Tuesday's elections are anything but dull. From the Eastern Seaboard to the Pacific Northwest, there's a colorful and compelling roster of political contests. Although there isn't anything close to the drama of an Election Day in a presidential year, many of the races have national implications.
Originally published on Tue November 5, 2013 11:36 am
Lisa Dieckman, a retired psychologist in Los Angeles, likes the Affordable Care Act's promise that everybody can get health insurance. But she's not happy about being told she can't keep her own coverage and will have to pay considerably more for a policy she doesn't consider any better.
The already amazing story from over the weekend about how two small planes carrying skydivers collided over Wisconsin, but all 11 people aboard the aircraft survived, now has some amazing photos and video to go with it.
NBC-TV's The Today Show landed the exclusive rights to the helmet cam images captured during the collision, the fire that broke out aboard one of the planes and the skydivers' safe trips to the ground.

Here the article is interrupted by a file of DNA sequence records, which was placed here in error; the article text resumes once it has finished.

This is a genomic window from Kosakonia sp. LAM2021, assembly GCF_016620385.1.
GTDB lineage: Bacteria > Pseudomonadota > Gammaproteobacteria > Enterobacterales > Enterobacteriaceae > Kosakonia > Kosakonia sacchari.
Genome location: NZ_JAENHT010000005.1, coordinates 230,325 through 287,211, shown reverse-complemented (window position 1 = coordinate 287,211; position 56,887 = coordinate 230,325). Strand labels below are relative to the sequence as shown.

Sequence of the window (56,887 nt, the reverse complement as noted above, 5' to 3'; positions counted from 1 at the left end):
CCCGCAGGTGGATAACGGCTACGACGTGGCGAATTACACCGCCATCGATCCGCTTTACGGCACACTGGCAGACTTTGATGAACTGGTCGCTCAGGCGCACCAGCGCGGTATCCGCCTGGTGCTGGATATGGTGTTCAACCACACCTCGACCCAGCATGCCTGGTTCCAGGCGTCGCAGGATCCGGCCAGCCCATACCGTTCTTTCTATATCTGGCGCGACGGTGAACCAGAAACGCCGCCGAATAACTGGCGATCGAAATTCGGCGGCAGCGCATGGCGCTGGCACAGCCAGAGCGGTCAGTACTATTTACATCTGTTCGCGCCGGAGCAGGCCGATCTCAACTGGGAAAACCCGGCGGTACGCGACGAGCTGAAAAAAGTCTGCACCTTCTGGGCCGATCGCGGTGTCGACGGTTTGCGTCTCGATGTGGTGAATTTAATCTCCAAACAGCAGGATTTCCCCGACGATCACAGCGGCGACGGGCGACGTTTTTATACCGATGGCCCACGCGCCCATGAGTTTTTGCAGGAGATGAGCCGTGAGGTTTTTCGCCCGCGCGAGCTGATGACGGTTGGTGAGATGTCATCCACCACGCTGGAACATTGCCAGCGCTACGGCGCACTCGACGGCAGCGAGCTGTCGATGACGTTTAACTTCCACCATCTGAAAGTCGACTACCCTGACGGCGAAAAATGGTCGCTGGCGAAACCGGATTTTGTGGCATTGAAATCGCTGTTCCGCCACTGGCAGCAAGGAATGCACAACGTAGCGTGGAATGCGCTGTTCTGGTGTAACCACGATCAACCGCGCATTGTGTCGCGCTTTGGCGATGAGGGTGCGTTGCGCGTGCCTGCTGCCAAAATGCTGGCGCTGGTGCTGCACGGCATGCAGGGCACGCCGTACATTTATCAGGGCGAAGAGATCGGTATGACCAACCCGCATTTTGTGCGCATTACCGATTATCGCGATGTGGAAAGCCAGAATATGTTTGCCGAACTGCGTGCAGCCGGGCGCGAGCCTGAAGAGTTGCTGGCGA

Before Monday evening's 61-30 vote in the Senate to move forward on legislation to prohibit workplace discrimination on the basis of sexual orientation and gender identity, Republican Sen. Mark Kirk of Illinois marked another milestone in the recovery from a stroke he suffered in January 2012.
Originally published on Tue November 5, 2013 7:59 am
Election Day 2013 is finally here, fellow political junkies!
Tuesday may be an off-year election, but that doesn't mean those whose job it is to explain the implications of elections won't attempt to wring every last bit of plausible and implausible meaning from it.
We begin with a hot-button issue in Britain – and elsewhere: immigration.
Migrants to Britain since 2000 are less likely to receive benefits or use government housing than those people already in the country. That's according to a new study by the University of London's migration research unit.
Originally published on Tue November 5, 2013 7:44 am
A court in Bangladesh has handed down the death penalty for 152 soldiers in connection with a mutiny by border guards in 2009.
The Associated Press says that "the sentences followed a mass trial involving 846 defendants — a process criticized by a human rights group who said it was not credible and that at least 47 suspects died in custody."